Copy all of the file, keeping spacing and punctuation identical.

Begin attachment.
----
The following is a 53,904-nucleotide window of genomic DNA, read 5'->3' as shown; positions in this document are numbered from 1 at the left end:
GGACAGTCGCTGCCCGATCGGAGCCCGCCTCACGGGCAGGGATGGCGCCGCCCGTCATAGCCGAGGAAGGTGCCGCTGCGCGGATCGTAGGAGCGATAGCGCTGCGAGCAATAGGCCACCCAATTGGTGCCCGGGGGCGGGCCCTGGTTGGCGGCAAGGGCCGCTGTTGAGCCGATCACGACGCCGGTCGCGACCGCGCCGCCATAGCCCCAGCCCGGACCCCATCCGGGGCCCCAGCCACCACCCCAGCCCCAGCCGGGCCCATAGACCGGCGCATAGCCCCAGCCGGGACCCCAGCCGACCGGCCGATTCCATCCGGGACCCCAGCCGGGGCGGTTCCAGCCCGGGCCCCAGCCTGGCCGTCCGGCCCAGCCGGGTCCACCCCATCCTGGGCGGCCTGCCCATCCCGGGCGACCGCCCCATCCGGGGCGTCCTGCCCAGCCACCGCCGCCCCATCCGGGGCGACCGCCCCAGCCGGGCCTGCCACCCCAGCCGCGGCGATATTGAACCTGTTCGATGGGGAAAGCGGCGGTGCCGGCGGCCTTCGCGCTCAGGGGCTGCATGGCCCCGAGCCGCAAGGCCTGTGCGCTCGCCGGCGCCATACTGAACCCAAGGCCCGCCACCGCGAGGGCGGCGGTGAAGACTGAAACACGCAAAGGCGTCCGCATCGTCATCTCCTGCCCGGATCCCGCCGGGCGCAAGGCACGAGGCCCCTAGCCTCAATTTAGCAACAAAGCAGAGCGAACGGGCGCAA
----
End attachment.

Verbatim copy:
The following is a 53,904-nucleotide window of genomic DNA, read 5'->3' as shown; positions in this document are numbered from 1 at the left end:
GGACAGTCGCTGCCCGATCGGAGCCCGCCTCACGGGCAGGGATGGCGCCGCCCGTCATAGCCGAGGAAGGTGCCGCTGCGCGGATCGTAGGAGCGATAGCGCTGCGAGCAATAGGCCACCCAATTGGTGCCCGGGGGCGGGCCCTGGTTGGCGGCAAGGGCCGCTGTTGAGCCGATCACGACGCCGGTCGCGACCGCGCCGCCATAGCCCCAGCCCGGACCCCATCCGGGGCCCCAGCCACCACCCCAGCCCCAGCCGGGCCCATAGACCGGCGCATAGCCCCAGCCGGGACCCCAGCCGACCGGCCGATTCCATCCGGGACCCCAGCCGGGGCGGTTCCAGCCCGGGCCCCAGCCTGGCCGTCCGGCCCAGCCGGGTCCACCCCATCCTGGGCGGCCTGCCCATCCCGGGCGACCGCCCCATCCGGGGCGTCCTGCCCAGCCACCGCCGCCCCATCCGGGGCGACCGCCCCAGCCGGGCCTGCCACCCCAGCCGCGGCGATATTGAACCTGTTCGATGGGGAAAGCGGCGGTGCCGGCGGCCTTCGCGCTCAGGGGCTGCATGGCCCCGAGCCGCAAGGCCTGTGCGCTCGCCGGCGCCATACTGAACCCAAGGCCCGCCACCGCGAGGGCGGCGGTGAAGACTGAAACACGCAAAGGCGTCCGCATCGTCATCTCCTGCCCGGATCCCGCCGGGCGCAAGGCACGAGGCCCCTAGCCTCAATTTAGCAACAAAGCAGAGCGAACGGGCGCAA